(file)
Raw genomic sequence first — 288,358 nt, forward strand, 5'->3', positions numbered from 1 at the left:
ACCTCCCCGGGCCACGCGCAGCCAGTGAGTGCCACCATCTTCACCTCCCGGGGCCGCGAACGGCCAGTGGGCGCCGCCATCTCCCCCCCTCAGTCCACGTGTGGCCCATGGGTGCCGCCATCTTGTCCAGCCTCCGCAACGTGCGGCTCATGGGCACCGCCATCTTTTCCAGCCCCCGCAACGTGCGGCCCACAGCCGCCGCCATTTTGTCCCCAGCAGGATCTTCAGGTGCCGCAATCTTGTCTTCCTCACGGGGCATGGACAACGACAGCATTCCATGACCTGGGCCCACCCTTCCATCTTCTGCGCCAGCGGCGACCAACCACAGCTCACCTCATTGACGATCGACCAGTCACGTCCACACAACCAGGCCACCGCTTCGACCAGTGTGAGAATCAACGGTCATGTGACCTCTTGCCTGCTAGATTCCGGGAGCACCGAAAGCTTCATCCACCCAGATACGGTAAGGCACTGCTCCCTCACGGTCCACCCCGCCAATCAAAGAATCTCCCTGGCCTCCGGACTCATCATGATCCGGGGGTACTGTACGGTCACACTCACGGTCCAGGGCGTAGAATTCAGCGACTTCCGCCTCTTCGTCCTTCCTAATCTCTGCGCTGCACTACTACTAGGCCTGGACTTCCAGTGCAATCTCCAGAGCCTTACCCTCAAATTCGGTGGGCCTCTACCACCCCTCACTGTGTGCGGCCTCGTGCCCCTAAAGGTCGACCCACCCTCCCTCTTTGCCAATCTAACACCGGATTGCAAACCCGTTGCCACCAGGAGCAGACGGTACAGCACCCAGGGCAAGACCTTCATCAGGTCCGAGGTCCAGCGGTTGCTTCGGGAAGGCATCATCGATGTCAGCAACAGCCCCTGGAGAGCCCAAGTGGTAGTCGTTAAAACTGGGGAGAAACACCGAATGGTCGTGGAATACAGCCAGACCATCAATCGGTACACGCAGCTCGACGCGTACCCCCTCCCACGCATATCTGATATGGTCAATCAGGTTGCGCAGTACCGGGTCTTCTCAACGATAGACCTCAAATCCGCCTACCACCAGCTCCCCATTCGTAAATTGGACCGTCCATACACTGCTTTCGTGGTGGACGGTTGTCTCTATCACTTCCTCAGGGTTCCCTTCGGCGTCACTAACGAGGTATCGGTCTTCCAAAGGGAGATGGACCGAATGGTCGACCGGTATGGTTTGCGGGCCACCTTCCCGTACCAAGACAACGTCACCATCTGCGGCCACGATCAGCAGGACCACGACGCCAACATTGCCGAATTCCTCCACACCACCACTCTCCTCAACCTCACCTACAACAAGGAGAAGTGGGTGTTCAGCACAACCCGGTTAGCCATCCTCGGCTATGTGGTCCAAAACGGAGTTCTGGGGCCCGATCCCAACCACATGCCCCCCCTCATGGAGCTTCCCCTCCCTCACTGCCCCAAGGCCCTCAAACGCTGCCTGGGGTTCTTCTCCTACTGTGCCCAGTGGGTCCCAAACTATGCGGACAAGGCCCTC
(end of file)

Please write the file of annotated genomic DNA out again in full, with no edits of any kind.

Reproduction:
Raw genomic sequence first — 288,358 nt, forward strand, 5'->3', positions numbered from 1 at the left:
ACCTCCCCGGGCCACGCGCAGCCAGTGAGTGCCACCATCTTCACCTCCCGGGGCCGCGAACGGCCAGTGGGCGCCGCCATCTCCCCCCCTCAGTCCACGTGTGGCCCATGGGTGCCGCCATCTTGTCCAGCCTCCGCAACGTGCGGCTCATGGGCACCGCCATCTTTTCCAGCCCCCGCAACGTGCGGCCCACAGCCGCCGCCATTTTGTCCCCAGCAGGATCTTCAGGTGCCGCAATCTTGTCTTCCTCACGGGGCATGGACAACGACAGCATTCCATGACCTGGGCCCACCCTTCCATCTTCTGCGCCAGCGGCGACCAACCACAGCTCACCTCATTGACGATCGACCAGTCACGTCCACACAACCAGGCCACCGCTTCGACCAGTGTGAGAATCAACGGTCATGTGACCTCTTGCCTGCTAGATTCCGGGAGCACCGAAAGCTTCATCCACCCAGATACGGTAAGGCACTGCTCCCTCACGGTCCACCCCGCCAATCAAAGAATCTCCCTGGCCTCCGGACTCATCATGATCCGGGGGTACTGTACGGTCACACTCACGGTCCAGGGCGTAGAATTCAGCGACTTCCGCCTCTTCGTCCTTCCTAATCTCTGCGCTGCACTACTACTAGGCCTGGACTTCCAGTGCAATCTCCAGAGCCTTACCCTCAAATTCGGTGGGCCTCTACCACCCCTCACTGTGTGCGGCCTCGTGCCCCTAAAGGTCGACCCACCCTCCCTCTTTGCCAATCTAACACCGGATTGCAAACCCGTTGCCACCAGGAGCAGACGGTACAGCACCCAGGGCAAGACCTTCATCAGGTCCGAGGTCCAGCGGTTGCTTCGGGAAGGCATCATCGATGTCAGCAACAGCCCCTGGAGAGCCCAAGTGGTAGTCGTTAAAACTGGGGAGAAACACCGAATGGTCGTGGAATACAGCCAGACCATCAATCGGTACACGCAGCTCGACGCGTACCCCCTCCCACGCATATCTGATATGGTCAATCAGGTTGCGCAGTACCGGGTCTTCTCAACGATAGACCTCAAATCCGCCTACCACCAGCTCCCCATTCGTAAATTGGACCGTCCATACACTGCTTTCGTGGTGGACGGTTGTCTCTATCACTTCCTCAGGGTTCCCTTCGGCGTCACTAACGAGGTATCGGTCTTCCAAAGGGAGATGGACCGAATGGTCGACCGGTATGGTTTGCGGGCCACCTTCCCGTACCAAGACAACGTCACCATCTGCGGCCACGATCAGCAGGACCACGACGCCAACATTGCCGAATTCCTCCACACCACCACTCTCCTCAACCTCACCTACAACAAGGAGAAGTGGGTGTTCAGCACAACCCGGTTAGCCATCCTCGGCTATGTGGTCCAAAACGGAGTTCTGGGGCCCGATCCCAACCACATGCCCCCCCTCATGGAGCTTCCCCTCCCTCACTGCCCCAAGGCCCTCAAACGCTGCCTGGGGTTCTTCTCCTACTGTGCCCAGTGGGTCCCAAACTATGCGGACAAGGCCCTC